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Steel Industry — [Mrs Madeleine Moon in the Chair]

Part of the debate – in Westminster Hall at 2:30 pm on 11th May 2016.

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Photo of Tom Blenkinsop Tom Blenkinsop Labour, Middlesbrough South and East Cleveland 2:30 pm, 11th May 2016

Indeed. In a spirit of cross-party politics, we want a positive response from the Scottish Government on revisiting that issue, looking at the contract and looking to British-sourced rebar steel, made in Britain by British workers, so that our British steel industry can thrive.

It is important to remember that, as my hon. Friend Stephen Kinnock has said, lack of customer confidence is the surest way to undermine the steel industry. The Government must work with Tata to ensure the continuity of client contracts. I know that a lot of work has been done on that in the background. It is essential to preserve the commercial viability of any sale. Retaining essential skills and competencies is vital for the future of the business. The highly skilled workforce cannot be allowed to fragment or disappear. Indeed, in 2010, £60 million was set aside by the then Labour Government to retain the existing workforce at Teesside Cast Products in Redcar. Not one hard redundancy was endured over a 22-month period among core Corus workers, to ensure that a purchase could allow a new owner to retain those workers. To avoid a fire sale and irreversible mistakes, the Government must demonstrate to all stakeholders in the industry that they are taking a proactive approach to ensuring the continuity of operations.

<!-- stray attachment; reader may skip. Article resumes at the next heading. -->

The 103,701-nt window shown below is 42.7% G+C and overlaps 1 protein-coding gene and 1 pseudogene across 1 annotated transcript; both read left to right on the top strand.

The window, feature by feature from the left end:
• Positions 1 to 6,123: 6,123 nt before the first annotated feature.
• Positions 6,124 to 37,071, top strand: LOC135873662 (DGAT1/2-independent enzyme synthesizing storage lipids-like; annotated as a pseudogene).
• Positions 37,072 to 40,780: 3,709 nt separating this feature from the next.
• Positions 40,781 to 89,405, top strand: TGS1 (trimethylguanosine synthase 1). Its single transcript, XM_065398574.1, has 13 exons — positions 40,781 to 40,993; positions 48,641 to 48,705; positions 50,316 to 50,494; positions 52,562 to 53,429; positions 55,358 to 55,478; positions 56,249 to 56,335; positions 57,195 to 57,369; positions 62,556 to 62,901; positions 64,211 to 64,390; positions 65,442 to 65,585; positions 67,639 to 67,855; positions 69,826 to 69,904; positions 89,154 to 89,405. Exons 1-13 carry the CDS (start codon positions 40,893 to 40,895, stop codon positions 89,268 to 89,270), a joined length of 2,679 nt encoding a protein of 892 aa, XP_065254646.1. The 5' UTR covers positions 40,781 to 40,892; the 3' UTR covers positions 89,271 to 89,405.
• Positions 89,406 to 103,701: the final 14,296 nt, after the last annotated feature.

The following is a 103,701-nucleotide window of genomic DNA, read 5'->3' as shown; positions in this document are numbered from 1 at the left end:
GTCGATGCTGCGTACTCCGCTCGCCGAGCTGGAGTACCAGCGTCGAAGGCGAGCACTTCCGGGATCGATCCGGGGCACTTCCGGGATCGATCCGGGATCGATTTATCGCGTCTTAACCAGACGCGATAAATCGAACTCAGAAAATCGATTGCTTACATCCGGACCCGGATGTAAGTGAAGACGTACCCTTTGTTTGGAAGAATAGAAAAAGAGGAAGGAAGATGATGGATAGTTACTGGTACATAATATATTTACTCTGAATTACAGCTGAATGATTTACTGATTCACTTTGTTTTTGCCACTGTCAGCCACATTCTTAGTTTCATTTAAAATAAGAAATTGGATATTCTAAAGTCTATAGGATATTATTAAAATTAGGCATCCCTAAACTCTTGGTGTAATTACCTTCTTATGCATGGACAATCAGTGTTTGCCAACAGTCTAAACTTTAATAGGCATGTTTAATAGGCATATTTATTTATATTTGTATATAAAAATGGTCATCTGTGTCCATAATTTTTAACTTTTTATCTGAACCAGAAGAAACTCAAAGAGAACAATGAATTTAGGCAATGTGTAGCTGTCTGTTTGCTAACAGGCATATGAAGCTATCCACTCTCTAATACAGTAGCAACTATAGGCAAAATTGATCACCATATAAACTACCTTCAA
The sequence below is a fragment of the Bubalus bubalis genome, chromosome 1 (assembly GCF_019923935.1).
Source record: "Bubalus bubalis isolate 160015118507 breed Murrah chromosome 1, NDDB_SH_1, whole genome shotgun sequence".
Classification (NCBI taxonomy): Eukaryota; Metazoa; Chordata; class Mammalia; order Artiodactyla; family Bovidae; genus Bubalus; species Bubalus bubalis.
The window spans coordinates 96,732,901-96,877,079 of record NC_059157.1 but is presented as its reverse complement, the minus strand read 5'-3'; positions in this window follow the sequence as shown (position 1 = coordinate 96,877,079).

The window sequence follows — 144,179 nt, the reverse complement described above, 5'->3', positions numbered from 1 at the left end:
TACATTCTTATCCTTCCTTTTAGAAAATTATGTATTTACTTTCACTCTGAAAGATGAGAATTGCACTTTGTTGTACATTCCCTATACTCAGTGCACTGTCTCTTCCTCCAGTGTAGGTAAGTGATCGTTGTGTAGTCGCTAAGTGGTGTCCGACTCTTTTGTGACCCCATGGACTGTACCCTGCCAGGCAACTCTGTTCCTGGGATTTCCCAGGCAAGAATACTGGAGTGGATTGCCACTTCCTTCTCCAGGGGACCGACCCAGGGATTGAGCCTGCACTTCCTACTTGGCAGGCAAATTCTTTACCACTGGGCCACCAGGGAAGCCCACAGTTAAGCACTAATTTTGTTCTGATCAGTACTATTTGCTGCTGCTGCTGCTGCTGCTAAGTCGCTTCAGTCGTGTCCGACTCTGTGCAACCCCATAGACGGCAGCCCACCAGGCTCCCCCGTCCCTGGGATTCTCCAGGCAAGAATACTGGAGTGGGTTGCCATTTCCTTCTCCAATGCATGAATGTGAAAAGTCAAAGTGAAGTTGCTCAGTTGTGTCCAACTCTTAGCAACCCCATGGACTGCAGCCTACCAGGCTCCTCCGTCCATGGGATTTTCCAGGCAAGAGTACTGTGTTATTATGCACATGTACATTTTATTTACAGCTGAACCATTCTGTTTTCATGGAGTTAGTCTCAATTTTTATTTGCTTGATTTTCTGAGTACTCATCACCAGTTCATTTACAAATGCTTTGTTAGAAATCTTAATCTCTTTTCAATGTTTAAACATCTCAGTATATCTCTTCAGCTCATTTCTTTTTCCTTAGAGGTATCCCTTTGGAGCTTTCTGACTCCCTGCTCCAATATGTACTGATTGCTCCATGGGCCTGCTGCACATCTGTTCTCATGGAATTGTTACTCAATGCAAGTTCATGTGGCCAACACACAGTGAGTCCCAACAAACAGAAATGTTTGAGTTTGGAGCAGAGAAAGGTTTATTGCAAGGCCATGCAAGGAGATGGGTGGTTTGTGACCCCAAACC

This is a time for leadership by the Government and no issue is more important for them to lead on than the lesser duty tariff. Europe currently uses the lesser duty rule to impose the lowest possible duties on unfairly traded products that have been dumped in European markets and exported at prices below those in the home market. Duties introduced by Europe are usually way below the actual margin of dumping, the result of which is that dumping continues and unfairly traded products are allowed to compete in European markets and depress prices.

The US does not follow the lesser duty rule, which means it can implement much tougher sanctions reflecting the margin of dumping. For example, it recently imposed duties of 236% on a particular grade of Chinese steel.